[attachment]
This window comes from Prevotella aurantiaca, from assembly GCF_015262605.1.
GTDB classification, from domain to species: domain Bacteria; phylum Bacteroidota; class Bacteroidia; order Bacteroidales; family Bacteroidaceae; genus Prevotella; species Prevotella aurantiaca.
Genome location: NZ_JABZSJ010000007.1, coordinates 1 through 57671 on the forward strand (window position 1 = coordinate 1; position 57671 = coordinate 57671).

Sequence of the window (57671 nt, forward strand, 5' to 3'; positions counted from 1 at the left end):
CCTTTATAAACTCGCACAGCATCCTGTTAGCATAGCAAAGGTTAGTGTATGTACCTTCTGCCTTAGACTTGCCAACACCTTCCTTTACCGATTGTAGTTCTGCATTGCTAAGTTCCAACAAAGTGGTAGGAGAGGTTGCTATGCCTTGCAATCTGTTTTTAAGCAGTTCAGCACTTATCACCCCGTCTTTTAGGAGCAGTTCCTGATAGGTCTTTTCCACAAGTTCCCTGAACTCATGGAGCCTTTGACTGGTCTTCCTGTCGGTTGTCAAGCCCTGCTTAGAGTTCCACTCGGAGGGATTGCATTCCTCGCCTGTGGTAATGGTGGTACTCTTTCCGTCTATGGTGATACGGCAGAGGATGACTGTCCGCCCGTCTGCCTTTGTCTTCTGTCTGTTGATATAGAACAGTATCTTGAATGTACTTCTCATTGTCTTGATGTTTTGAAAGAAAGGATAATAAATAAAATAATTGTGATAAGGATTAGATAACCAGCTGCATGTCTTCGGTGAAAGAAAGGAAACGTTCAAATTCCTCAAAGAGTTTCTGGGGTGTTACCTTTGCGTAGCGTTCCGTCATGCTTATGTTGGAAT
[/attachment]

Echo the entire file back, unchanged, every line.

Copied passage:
This window comes from Prevotella aurantiaca, from assembly GCF_015262605.1.
GTDB classification, from domain to species: domain Bacteria; phylum Bacteroidota; class Bacteroidia; order Bacteroidales; family Bacteroidaceae; genus Prevotella; species Prevotella aurantiaca.
Genome location: NZ_JABZSJ010000007.1, coordinates 1 through 57671 on the forward strand (window position 1 = coordinate 1; position 57671 = coordinate 57671).

Sequence of the window (57671 nt, forward strand, 5' to 3'; positions counted from 1 at the left end):
CCTTTATAAACTCGCACAGCATCCTGTTAGCATAGCAAAGGTTAGTGTATGTACCTTCTGCCTTAGACTTGCCAACACCTTCCTTTACCGATTGTAGTTCTGCATTGCTAAGTTCCAACAAAGTGGTAGGAGAGGTTGCTATGCCTTGCAATCTGTTTTTAAGCAGTTCAGCACTTATCACCCCGTCTTTTAGGAGCAGTTCCTGATAGGTCTTTTCCACAAGTTCCCTGAACTCATGGAGCCTTTGACTGGTCTTCCTGTCGGTTGTCAAGCCCTGCTTAGAGTTCCACTCGGAGGGATTGCATTCCTCGCCTGTGGTAATGGTGGTACTCTTTCCGTCTATGGTGATACGGCAGAGGATGACTGTCCGCCCGTCTGCCTTTGTCTTCTGTCTGTTGATATAGAACAGTATCTTGAATGTACTTCTCATTGTCTTGATGTTTTGAAAGAAAGGATAATAAATAAAATAATTGTGATAAGGATTAGATAACCAGCTGCATGTCTTCGGTGAAAGAAAGGAAACGTTCAAATTCCTCAAAGAGTTTCTGGGGTGTTACCTTTGCGTAGCGTTCCGTCATGCTTATGTTGGAAT